Ch.3 - Chemical ReactionsWorksheetSee all chapters
All Chapters
Ch.1 - Intro to General Chemistry
Ch.2 - Atoms & Elements
Ch.3 - Chemical Reactions
BONUS: Lab Techniques and Procedures
BONUS: Mathematical Operations and Functions
Ch.4 - Chemical Quantities & Aqueous Reactions
Ch.5 - Gases
Ch.6 - Thermochemistry
Ch.7 - Quantum Mechanics
Ch.8 - Periodic Properties of the Elements
Ch.9 - Bonding & Molecular Structure
Ch.10 - Molecular Shapes & Valence Bond Theory
Ch.11 - Liquids, Solids & Intermolecular Forces
Ch.12 - Solutions
Ch.13 - Chemical Kinetics
Ch.14 - Chemical Equilibrium
Ch.15 - Acid and Base Equilibrium
Ch.16 - Aqueous Equilibrium
Ch. 17 - Chemical Thermodynamics
Ch.18 - Electrochemistry
Ch.19 - Nuclear Chemistry
Ch.20 - Organic Chemistry
Ch.22 - Chemistry of the Nonmetals
Ch.23 - Transition Metals and Coordination Compounds

Solution: Over the years, the thermite reaction has been used for welding railroad rails, in incendiary bombs, and to ignite solid-fuel rocket motors. The reaction isFe2O3(s) + 2Al(s) → 2Fe(l) + Al2O3(s)What masses of iron(III) oxide and aluminum must be used to produce 15.0 g iron? What is the maximum mass of aluminum oxide that could be produced?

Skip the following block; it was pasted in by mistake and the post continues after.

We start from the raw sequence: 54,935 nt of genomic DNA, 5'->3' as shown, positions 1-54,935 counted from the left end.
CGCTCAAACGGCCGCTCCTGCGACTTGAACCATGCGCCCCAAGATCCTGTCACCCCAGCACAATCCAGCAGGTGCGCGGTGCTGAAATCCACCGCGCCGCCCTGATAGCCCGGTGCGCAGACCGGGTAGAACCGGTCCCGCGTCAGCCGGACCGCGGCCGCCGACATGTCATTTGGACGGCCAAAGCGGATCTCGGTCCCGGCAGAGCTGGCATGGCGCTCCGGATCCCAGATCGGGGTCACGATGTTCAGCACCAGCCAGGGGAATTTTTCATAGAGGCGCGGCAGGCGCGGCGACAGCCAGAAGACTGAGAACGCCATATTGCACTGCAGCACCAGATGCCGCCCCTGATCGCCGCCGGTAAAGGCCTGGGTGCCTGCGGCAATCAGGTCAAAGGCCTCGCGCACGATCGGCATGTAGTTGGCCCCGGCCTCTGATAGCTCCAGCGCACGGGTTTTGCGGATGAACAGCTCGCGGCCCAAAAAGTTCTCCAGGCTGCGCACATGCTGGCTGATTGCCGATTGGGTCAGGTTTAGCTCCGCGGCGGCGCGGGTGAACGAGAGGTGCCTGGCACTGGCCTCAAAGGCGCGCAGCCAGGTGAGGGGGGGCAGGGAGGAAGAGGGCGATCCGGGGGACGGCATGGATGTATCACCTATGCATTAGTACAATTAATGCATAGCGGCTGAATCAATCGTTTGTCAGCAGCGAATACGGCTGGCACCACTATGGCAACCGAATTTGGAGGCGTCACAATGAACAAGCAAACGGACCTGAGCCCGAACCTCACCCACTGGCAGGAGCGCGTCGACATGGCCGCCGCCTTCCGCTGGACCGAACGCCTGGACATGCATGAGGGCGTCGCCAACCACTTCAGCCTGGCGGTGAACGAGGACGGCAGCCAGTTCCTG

Problem

Over the years, the thermite reaction has been used for welding railroad rails, in incendiary bombs, and to ignite solid-fuel rocket motors. The reaction is

Fe2O3(s) + 2Al(s) → 2Fe(l) + Al2O3(s)

What masses of iron(III) oxide and aluminum must be used to produce 15.0 g iron? What is the maximum mass of aluminum oxide that could be produced?